I hope I'm wrong here. I've been naught but impressed with Peter Goldmark as a candidate since he entered the race, and in my opinion he is easily the most impressive state Congressional challenger this cycle. However, as conservative as she is (she makes George Nethercutt look centrist), she's a very tough opponent who I fear will occupy the seat for the long term. She polled in the low-50s in the only nonpartisan poll I've seen this year, but after polling in the low-50s against Don Barbieri she won 60-40. If Democrats are to beat her, they have to do it now. Goldmark could be the right candidate at the right time, but I'm not sure it will be enough. If nothing else, Goldmark could keep his Spokane apartment and run for mayor next year. Last I heard, Dennis Hession hasn't been overly popular since replacing Jim West.

Cathy McMorris [R] 53%
Peter Goldmark [D] 47%

District 6
Norm Dicks is an institution, pure and simple. His ~69% in 2004 was his highest percentage of votes in almost two decades, and against the same right-wing opponent, I think he breaks 70%.

Norm Dicks [D] 71%
Doug Cloud [R] 29%

District 7
Unlike most other districts where the Democratic candidate can expect a modest bump due to the cycle, Jim McDermott is so well-known and polarizing that I think if anything he will lose some votes to liberal-leaning Independent candidate Linnea Noreen. Being that Steve Beren is yet another right-wing Republican like Carol Cassady, I can't see him getting more than 20%.

Jim McDermott [D] 75%
Steve Beren [R] 16%
Linnea Noreen [I] 9%

District 8
Much has been said about this race, both by myself and others. I'm sticking with my prediction that Reichert will buck the national trend, though I think if the Democrats would have been able to pursuade Ross Hunter in late 2005 then Reichert would be going down. The most useful ammo against Burner is the experience question, otherwise she too may have had the advantage. Much like the 5th district, this might be the Democrats' best shot to knock off the incumbent, but I don't think they will give up on Reichert like they did against Jennifer Dunn.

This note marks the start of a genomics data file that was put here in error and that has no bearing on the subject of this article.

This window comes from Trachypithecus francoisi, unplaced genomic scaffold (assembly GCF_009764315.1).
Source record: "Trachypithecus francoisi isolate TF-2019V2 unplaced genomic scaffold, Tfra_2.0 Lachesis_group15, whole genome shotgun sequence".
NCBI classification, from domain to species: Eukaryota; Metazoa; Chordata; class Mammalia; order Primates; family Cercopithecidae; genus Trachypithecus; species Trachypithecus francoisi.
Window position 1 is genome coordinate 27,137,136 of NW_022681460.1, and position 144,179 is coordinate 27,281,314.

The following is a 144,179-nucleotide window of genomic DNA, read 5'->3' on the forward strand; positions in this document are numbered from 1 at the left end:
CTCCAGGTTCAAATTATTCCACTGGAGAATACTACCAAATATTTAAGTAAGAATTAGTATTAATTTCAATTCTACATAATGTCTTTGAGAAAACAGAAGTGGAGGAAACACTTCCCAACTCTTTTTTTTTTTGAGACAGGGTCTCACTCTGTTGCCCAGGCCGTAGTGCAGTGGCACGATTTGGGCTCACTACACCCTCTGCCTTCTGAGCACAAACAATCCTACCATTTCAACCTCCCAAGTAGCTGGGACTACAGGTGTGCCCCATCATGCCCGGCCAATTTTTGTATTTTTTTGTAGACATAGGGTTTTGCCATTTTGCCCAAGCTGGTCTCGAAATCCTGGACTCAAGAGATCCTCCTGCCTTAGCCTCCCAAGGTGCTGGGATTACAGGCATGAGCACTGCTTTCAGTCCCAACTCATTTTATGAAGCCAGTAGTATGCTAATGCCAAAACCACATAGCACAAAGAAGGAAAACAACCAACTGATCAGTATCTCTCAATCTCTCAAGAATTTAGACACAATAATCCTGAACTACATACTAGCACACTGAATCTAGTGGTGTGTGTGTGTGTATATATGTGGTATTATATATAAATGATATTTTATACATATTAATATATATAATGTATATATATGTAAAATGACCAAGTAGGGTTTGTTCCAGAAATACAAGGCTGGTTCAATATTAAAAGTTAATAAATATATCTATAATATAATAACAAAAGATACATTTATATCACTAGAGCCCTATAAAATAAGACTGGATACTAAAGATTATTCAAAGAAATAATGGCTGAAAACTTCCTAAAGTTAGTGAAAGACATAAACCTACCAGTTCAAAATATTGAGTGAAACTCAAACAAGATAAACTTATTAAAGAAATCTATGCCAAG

Dave Reichert [R] 52%
Darcy Burner [D] 48%

District 9
Like most of our districts, the ninth is a potentially-competitive district in an open seat, but also like our other districts they tend to get rather safe after a couple terms for the incumbent. Adam Smith is a moderate, mainstream Democrat who can have this seat as long as he wants. What I wonder is why he doesn't get more press or touted for higher office even though he's more electable statewide than arguably any other Democratic member of the delegation. This year's opponent is, like Doug Roulstone in the second district, a sorta-moderate Republican who might have an outside chance in a different year, but certainly not this one and certainly not against Adam Smith.

Adam Smith [D] 63%
Steven Cofchin [R] 37%


At 2:06 PM, Anonymous Dave Gibney said...

I think you're wrong on the 8th CD and I hope you're wrong on the 5th. :)
I know it's a long shot, but I'd really like to wake up to a recount for Richard Wright/Dick Hasting.

At 1:17 AM, Blogger TMW said...

I'm pretty confident on the 8th result. Of all pollsters, I believe most in SurveyUSA and would be surprised to see Burner win as they have been tracking Reichert in the low-50s in all their polls. As for the 5th, being a native Spokanite I'm pretty skeptical of the ability for an incumbent Republican to lose, but I have a lot of faith in Goldmark as a candidate. That is the one race I would not at all mind being incorrect about.